The U.S. Congress is in recess until after the 8 November elections.
TPP – Ryan Reiterates No-Go. In an interview last week, Speaker of the House Paul Ryan (R-Wisconsin) reiterated the votes do not exist in the U.S. House of Representatives for the Trans-Pacific Partnership (TPP) deal:
Yeah we’re not going to bring that up in lame duck, and I think I can say that safely.”
While several U.S. business associations have been advocating for Congress to approve the TPP deal this year, the American Sustainable Business Council and the Coalition for a Prosperous America has urged Congress to not consider the TPP deal in the upcoming “lame-duck” session of Congress, which begins after the November elections.
TTIP – Next Steps Unclear. Negotiators concluded the Transatlantic Trade and Investment Partnership (TTIP) negotiations on Friday in New York City, noting that “good progress” was made but also acknowledging next steps remain unclear. While there was initially a push to conclude a deal by the end of the year, the negotiations remain at an impasse over certain key issues, such as: (1) agricultural tariffs and so-called geographical indications on food products, (2) intellectual property rights, (3) data protection, and (4) government procurement. Both sides have since acknowledged the negotiations will continue into 2017, under a new U.S. Administration and Congress. In speaking with reporters on Friday, U.S. chief negotiator Dan Mullaney reminded, “The rationale for TTIP remains strong.”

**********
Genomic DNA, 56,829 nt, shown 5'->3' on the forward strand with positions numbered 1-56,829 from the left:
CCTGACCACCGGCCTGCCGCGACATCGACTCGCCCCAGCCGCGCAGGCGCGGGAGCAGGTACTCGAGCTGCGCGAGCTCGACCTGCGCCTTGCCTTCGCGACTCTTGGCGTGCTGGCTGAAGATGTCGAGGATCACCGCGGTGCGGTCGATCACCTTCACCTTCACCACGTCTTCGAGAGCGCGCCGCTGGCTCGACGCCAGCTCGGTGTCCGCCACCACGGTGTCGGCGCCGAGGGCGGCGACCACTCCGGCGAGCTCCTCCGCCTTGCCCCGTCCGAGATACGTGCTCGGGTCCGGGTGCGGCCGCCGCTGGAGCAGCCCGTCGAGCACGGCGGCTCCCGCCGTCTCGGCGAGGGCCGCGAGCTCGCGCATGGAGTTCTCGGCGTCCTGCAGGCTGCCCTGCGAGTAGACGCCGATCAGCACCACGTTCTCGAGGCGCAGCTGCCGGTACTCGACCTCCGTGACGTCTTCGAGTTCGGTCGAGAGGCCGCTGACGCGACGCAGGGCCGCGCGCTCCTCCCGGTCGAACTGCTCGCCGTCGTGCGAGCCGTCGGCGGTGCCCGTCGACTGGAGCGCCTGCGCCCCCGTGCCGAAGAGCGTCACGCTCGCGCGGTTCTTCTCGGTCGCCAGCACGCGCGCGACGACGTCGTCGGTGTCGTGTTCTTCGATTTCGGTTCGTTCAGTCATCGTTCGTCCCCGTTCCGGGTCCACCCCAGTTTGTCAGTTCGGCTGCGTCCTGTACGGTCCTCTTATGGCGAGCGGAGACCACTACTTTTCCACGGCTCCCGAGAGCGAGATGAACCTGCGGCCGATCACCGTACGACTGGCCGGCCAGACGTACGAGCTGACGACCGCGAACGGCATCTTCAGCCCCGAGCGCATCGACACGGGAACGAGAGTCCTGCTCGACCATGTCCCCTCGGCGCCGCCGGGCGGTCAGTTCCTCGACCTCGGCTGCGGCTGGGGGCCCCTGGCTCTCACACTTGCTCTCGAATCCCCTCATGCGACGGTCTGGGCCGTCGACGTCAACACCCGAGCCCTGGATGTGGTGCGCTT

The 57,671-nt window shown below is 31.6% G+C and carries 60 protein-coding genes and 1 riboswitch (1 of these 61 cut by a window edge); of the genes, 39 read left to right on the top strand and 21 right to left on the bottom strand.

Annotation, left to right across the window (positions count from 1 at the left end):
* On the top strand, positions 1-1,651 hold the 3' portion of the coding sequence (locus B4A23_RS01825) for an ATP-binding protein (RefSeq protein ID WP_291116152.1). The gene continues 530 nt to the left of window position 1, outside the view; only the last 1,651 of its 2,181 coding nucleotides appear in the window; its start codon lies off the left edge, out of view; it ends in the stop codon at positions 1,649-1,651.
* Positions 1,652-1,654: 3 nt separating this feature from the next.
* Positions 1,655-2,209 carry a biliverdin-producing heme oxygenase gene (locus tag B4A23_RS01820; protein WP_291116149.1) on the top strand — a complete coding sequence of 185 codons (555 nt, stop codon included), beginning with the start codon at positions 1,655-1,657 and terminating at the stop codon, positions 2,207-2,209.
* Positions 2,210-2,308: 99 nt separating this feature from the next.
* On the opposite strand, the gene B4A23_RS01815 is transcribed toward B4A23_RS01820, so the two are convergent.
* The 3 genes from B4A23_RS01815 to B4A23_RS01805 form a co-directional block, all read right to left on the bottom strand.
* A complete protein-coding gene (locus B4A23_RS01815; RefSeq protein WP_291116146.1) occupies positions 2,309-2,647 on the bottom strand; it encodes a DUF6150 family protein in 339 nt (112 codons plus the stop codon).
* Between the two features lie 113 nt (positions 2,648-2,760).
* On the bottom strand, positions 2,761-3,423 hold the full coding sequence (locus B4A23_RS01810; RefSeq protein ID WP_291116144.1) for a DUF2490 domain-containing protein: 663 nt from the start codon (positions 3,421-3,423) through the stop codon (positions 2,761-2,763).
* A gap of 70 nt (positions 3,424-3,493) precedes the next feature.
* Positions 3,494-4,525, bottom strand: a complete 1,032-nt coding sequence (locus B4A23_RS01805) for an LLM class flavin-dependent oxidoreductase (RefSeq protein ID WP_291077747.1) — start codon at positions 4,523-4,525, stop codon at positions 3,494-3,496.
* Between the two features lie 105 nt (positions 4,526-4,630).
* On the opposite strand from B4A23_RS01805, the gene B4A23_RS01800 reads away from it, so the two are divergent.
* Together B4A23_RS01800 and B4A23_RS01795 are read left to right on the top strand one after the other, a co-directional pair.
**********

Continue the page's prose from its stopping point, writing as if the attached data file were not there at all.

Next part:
Transatlantic Trade with SSA – Argument for Rapprochement. On 7 October, The Hill published an Op-Ed by trade policy folks at Squire Patton Boggs that argues the TTIP pause could allow the United States, the United Kingdom and the EU to consider harmonizing their trade policies with respect to goods from sub-Saharan Africa (SSA). The full article can be viewed here.
MTB Update. By the end of this week, the U.S. International Trade Commission (USITC) is expected to publish a Federal Register notice related to Miscellaneous Tariff Bill (MTB) petition process, after launching an information webpage last week. On 4 October, the USITC launched a new webpage for its upcoming MTB process, noting the petition process will be entirely electronic this year. The new interim rules are also posted to the webpage.